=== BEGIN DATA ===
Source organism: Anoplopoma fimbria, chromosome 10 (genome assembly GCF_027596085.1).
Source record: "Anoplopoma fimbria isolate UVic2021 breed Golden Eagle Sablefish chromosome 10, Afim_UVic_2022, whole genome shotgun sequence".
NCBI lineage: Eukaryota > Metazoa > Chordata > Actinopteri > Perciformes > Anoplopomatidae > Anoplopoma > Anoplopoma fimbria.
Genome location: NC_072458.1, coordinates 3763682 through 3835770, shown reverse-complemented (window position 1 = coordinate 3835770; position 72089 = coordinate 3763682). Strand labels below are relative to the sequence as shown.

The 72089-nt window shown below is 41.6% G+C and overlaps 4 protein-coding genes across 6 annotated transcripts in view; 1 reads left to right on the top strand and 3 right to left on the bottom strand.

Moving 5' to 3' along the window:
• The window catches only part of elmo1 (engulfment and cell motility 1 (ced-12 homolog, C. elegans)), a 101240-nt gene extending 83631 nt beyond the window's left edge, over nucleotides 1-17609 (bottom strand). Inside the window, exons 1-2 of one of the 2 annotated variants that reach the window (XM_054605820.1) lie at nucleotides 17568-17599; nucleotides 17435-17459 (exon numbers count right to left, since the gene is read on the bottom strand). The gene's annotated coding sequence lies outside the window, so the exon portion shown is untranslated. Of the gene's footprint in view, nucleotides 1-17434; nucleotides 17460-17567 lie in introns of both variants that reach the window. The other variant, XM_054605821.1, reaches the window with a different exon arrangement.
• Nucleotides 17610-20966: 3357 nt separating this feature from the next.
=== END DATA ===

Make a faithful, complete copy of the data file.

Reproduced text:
Source organism: Anoplopoma fimbria, chromosome 10 (genome assembly GCF_027596085.1).
Source record: "Anoplopoma fimbria isolate UVic2021 breed Golden Eagle Sablefish chromosome 10, Afim_UVic_2022, whole genome shotgun sequence".
NCBI lineage: Eukaryota > Metazoa > Chordata > Actinopteri > Perciformes > Anoplopomatidae > Anoplopoma > Anoplopoma fimbria.
Genome location: NC_072458.1, coordinates 3763682 through 3835770, shown reverse-complemented (window position 1 = coordinate 3835770; position 72089 = coordinate 3763682). Strand labels below are relative to the sequence as shown.

The 72089-nt window shown below is 41.6% G+C and overlaps 4 protein-coding genes across 6 annotated transcripts in view; 1 reads left to right on the top strand and 3 right to left on the bottom strand.

Moving 5' to 3' along the window:
• The window catches only part of elmo1 (engulfment and cell motility 1 (ced-12 homolog, C. elegans)), a 101240-nt gene extending 83631 nt beyond the window's left edge, over nucleotides 1-17609 (bottom strand). Inside the window, exons 1-2 of one of the 2 annotated variants that reach the window (XM_054605820.1) lie at nucleotides 17568-17599; nucleotides 17435-17459 (exon numbers count right to left, since the gene is read on the bottom strand). The gene's annotated coding sequence lies outside the window, so the exon portion shown is untranslated. Of the gene's footprint in view, nucleotides 1-17434; nucleotides 17460-17567 lie in introns of both variants that reach the window. The other variant, XM_054605821.1, reaches the window with a different exon arrangement.
• Nucleotides 17610-20966: 3357 nt separating this feature from the next.